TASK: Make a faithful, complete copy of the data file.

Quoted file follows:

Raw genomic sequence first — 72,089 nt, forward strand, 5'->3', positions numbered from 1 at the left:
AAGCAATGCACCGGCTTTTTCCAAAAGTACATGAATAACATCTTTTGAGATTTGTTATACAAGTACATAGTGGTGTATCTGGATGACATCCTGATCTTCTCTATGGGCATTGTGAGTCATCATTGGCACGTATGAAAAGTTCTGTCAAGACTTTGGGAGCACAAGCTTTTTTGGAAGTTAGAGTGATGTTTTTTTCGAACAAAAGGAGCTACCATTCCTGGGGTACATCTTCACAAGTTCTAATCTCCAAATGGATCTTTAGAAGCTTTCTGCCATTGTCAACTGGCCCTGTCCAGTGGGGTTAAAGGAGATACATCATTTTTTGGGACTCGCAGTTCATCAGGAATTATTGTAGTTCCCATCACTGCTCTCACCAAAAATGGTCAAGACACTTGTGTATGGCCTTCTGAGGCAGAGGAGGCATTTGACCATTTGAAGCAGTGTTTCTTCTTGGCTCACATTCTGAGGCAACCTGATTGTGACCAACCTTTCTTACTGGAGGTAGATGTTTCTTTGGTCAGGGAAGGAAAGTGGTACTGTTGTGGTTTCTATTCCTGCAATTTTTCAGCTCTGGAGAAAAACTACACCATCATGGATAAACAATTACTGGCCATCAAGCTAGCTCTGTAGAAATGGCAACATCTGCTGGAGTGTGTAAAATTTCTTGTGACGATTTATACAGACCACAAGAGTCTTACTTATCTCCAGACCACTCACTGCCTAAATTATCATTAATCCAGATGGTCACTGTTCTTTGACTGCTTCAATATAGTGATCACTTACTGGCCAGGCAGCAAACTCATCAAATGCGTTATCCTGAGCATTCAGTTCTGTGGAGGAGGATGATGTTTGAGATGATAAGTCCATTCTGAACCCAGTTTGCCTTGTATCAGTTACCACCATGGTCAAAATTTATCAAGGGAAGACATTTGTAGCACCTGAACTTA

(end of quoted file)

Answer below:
Raw genomic sequence first — 72,089 nt, forward strand, 5'->3', positions numbered from 1 at the left:
AAGCAATGCACCGGCTTTTTCCAAAAGTACATGAATAACATCTTTTGAGATTTGTTATACAAGTACATAGTGGTGTATCTGGATGACATCCTGATCTTCTCTATGGGCATTGTGAGTCATCATTGGCACGTATGAAAAGTTCTGTCAAGACTTTGGGAGCACAAGCTTTTTTGGAAGTTAGAGTGATGTTTTTTTCGAACAAAAGGAGCTACCATTCCTGGGGTACATCTTCACAAGTTCTAATCTCCAAATGGATCTTTAGAAGCTTTCTGCCATTGTCAACTGGCCCTGTCCAGTGGGGTTAAAGGAGATACATCATTTTTTGGGACTCGCAGTTCATCAGGAATTATTGTAGTTCCCATCACTGCTCTCACCAAAAATGGTCAAGACACTTGTGTATGGCCTTCTGAGGCAGAGGAGGCATTTGACCATTTGAAGCAGTGTTTCTTCTTGGCTCACATTCTGAGGCAACCTGATTGTGACCAACCTTTCTTACTGGAGGTAGATGTTTCTTTGGTCAGGGAAGGAAAGTGGTACTGTTGTGGTTTCTATTCCTGCAATTTTTCAGCTCTGGAGAAAAACTACACCATCATGGATAAACAATTACTGGCCATCAAGCTAGCTCTGTAGAAATGGCAACATCTGCTGGAGTGTGTAAAATTTCTTGTGACGATTTATACAGACCACAAGAGTCTTACTTATCTCCAGACCACTCACTGCCTAAATTATCATTAATCCAGATGGTCACTGTTCTTTGACTGCTTCAATATAGTGATCACTTACTGGCCAGGCAGCAAACTCATCAAATGCGTTATCCTGAGCATTCAGTTCTGTGGAGGAGGATGATGTTTGAGATGATAAGTCCATTCTGAACCCAGTTTGCCTTGTATCAGTTACCACCATGGTCAAAATTTATCAAGGGAAGACATTTGTAGCACCTGAACTTA